Comcast CEO Says Growth From NBCU Businesses Will Offset Lower TV Ratings


Streaming video services such as DirecTV Now may have “scary implications” for some programmers, who could see some channels left behind, and operators, who might lose subscribers. But they shouldn’t take a big bite out of Comcast, CEO Brian Roberts told investors today at the Morgan Stanley Technology, Media & Telecom Conference.

“Our view was that scale matters,” he says. “When we just owned E! and Golf Channel and Comcast SportsNet, it wasn’t enough. Now we have MSNBC, CNBC, USA, Syfy, Bravo — that’s a hell of a footprint.”

He acknowledges that the business will see slower growth. “Ratings have come down, with all of the competition.”

But Roberts says that’s been offset by the stronger-than-expected growth in other fields in the six years since Comcast bought NBCUniversal.

“We didn’t count on theme parks at all,” he says. “Broadcast had no [retransmission consent] fees when we got there. And film was not with the momentum it has now.”

Speaking of the Universal Studios, Roberts says that it has “a strategy that’s sort of like a portfolio.” That includes about nine franchises such as 50 Shades, Fast and Furious, Despicable Me, Pets, and Jurassic World. “Those are pretty good bets.”

Universal also is high on animation — which Comcast markets across virtually all of its properties.

That led to last year’s acquisition of DreamWorks Animation. The benefits won’t be immediately apparent, he says, because “unfortunately it takes about four years to make an animated film.”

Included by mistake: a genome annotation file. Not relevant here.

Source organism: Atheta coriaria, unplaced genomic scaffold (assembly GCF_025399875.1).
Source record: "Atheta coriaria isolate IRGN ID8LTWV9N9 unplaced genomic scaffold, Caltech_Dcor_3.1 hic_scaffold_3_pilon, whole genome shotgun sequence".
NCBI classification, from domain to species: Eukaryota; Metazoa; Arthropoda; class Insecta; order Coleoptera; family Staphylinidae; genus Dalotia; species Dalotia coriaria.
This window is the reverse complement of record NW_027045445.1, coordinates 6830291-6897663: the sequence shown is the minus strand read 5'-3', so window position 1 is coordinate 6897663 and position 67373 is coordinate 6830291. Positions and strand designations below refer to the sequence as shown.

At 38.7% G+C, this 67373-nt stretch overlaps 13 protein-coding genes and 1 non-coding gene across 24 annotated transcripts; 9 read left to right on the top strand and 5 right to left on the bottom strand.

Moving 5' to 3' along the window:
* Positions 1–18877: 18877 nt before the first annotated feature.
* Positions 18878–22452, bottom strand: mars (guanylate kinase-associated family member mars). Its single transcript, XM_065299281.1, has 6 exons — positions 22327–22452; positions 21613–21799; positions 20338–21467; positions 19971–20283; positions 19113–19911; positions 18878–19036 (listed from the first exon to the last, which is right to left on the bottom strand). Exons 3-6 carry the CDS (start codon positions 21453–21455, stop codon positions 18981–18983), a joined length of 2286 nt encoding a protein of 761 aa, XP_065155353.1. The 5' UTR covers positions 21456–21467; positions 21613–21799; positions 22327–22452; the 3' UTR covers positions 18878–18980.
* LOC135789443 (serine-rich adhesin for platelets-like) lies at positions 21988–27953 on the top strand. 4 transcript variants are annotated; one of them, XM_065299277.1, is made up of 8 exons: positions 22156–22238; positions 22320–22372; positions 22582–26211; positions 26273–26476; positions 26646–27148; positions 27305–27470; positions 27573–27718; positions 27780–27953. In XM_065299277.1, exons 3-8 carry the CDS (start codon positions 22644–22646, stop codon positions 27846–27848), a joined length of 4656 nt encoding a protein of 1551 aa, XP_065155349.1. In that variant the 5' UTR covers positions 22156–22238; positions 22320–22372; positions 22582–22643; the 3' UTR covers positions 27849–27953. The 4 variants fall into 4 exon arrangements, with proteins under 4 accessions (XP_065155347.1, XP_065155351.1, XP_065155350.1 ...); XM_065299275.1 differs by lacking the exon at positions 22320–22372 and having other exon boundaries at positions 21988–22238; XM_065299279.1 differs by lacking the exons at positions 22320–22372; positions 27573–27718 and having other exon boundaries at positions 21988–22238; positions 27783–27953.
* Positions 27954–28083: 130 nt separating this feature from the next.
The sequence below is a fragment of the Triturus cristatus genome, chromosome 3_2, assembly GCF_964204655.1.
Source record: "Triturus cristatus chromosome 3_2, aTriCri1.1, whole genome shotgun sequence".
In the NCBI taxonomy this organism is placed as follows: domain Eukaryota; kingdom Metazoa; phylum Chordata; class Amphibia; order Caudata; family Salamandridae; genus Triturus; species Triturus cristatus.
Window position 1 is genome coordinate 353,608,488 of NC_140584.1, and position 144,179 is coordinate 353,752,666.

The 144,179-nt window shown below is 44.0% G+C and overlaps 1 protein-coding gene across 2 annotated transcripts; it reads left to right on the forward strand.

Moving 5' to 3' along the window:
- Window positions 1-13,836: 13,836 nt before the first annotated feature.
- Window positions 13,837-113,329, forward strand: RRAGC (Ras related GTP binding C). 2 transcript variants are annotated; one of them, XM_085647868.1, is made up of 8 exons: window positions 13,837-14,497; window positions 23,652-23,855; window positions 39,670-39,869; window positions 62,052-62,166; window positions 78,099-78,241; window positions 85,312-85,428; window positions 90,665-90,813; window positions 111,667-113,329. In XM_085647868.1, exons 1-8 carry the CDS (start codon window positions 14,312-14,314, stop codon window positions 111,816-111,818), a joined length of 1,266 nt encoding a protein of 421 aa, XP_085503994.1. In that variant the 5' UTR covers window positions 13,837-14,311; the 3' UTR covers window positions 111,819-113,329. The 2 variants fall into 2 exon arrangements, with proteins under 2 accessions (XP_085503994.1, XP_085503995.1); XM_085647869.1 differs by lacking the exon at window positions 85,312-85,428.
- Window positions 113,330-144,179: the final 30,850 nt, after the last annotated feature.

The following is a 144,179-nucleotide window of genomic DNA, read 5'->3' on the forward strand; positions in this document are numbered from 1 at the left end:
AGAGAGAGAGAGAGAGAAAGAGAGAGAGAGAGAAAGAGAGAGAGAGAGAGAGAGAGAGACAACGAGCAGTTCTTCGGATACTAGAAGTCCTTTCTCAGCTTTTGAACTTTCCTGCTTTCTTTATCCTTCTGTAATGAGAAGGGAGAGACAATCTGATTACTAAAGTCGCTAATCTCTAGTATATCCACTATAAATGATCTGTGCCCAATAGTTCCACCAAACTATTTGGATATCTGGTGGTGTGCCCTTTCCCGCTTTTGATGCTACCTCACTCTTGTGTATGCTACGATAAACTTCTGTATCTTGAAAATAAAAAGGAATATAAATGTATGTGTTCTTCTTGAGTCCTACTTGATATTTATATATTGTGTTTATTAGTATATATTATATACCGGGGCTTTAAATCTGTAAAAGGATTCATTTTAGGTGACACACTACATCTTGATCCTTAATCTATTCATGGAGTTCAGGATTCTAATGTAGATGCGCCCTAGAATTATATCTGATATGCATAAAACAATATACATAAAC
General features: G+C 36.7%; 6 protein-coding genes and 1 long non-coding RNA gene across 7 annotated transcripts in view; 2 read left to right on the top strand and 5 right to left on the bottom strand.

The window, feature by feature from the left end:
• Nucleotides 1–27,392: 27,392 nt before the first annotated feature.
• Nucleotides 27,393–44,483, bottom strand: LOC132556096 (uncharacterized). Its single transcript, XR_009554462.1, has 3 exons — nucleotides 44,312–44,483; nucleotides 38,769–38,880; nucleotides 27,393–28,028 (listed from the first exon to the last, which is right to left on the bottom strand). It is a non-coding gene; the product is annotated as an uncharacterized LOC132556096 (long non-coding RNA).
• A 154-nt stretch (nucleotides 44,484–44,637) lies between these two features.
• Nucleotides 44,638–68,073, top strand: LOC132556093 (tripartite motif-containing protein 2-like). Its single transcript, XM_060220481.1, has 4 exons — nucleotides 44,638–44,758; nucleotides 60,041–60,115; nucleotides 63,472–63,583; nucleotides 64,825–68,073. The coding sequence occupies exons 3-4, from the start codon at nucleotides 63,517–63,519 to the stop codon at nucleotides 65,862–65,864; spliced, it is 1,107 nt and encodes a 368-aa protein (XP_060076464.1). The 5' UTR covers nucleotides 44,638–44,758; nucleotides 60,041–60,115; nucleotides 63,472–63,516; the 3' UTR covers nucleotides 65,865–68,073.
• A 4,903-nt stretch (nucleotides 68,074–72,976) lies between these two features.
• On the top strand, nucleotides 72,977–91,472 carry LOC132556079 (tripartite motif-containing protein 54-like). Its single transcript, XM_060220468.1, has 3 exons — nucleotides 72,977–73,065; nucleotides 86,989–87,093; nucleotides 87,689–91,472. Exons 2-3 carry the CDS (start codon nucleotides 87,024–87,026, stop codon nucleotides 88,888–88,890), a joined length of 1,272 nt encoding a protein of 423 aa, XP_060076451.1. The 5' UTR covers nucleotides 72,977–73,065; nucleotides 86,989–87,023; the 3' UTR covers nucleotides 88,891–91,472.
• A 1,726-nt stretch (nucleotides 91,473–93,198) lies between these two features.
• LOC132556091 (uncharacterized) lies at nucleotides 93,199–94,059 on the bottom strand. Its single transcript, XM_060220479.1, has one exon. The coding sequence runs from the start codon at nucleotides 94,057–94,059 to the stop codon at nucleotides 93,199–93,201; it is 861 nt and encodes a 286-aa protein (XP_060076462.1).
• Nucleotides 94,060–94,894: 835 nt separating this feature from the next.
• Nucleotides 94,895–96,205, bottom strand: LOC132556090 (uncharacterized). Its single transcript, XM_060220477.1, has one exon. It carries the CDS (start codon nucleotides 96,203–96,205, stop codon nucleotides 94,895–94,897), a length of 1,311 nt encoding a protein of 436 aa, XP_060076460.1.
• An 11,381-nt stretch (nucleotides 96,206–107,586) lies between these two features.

But “those characters in our theme parks, television specials, consumer products, video games — that’s how it all works. And that’s why DreamWorks fits as well as it does.”

Roberts also talked up the agreement, announced this morning, to add YouTube to Comcast’s X1 platform.

“In a few seconds you’re going from [Netflix’s] Stranger Things to [NBC’s] This Is Us to exploding watermelons,” he says. “That’s sort of our vision of how to keep innovating. And we’ll keep being that aggregator of aggregators.”

The ability to call up videos with a voice-controlled remote control makes the experience “completely different.”

For example, a command to call up NBC’s The Voice would also give users the option to see the show’s stunts and promotions on YouTube. In addition, users also could ask for something broad — for example, cooking shows — and find results across the traditional cable platform and digital services including YouTube.

“A couple of thousand people have been working on this innovation for a decade to give us what we think is the premiere experience in the world on interfacing with all of this content,” Roberts says.

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